A Soldier's Story: Major General Fox Conner - Career Soldier - Veteran

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Major General Fox Conner could be considered the most influential general of all time.

Born on November 2, 1874, in Slate Springs Mississippi and graduated from West Point in 1898.

Originally, he wanted to be a Calvary officer. The Army decided otherwise, instead placing him in the infantry.

He served in the Spanish American War, Panama and WWI, with his after action report on WWI influencing the National Defense Act of 1920.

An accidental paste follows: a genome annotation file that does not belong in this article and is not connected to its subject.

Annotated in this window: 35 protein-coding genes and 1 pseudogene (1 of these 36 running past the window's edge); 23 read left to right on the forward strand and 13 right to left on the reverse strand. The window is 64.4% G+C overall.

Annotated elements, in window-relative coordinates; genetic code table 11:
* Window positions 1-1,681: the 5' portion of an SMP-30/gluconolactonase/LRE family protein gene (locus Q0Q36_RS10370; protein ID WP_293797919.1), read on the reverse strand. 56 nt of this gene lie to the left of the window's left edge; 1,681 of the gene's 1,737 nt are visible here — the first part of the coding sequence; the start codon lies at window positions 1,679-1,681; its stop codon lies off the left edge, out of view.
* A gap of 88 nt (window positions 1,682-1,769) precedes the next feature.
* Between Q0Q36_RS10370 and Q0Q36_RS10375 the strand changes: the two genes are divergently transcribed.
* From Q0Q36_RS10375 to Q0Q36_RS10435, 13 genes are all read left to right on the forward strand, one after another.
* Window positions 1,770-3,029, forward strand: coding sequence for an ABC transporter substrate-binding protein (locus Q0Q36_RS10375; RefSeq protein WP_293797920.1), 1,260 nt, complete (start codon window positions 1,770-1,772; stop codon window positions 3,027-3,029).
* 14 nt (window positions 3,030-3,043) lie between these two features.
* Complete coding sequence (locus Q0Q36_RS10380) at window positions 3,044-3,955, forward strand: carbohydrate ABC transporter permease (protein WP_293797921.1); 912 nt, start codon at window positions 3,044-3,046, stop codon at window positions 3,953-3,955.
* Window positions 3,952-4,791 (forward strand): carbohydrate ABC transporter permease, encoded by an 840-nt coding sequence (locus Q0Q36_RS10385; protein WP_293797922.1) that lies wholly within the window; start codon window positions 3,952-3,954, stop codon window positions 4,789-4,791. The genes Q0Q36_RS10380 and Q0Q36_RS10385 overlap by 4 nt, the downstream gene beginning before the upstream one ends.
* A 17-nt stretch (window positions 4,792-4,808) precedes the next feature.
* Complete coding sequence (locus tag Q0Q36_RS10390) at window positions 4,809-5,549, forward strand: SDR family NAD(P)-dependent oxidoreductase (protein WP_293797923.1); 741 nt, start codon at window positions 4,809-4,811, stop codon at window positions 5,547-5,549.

While General Fox had an outstanding career, he is most known for his mentoring. Taking some of the most promising soldiers under his wing, he is known to be the role model for some of the most famous soldiers of WWII, including Marshall, Patton, and Eisenhower.

General Fox is also known for his three principles of war :

1. Never fight unless you have to.
2. Never fight alone.
3. Never fight for long.

A lifelong learner, General Fox also taught himself French, German and Spanish.

He retired from the US Army in 1938 after 40 years of service.

He died on October 13, 1951, at Walter Reed.



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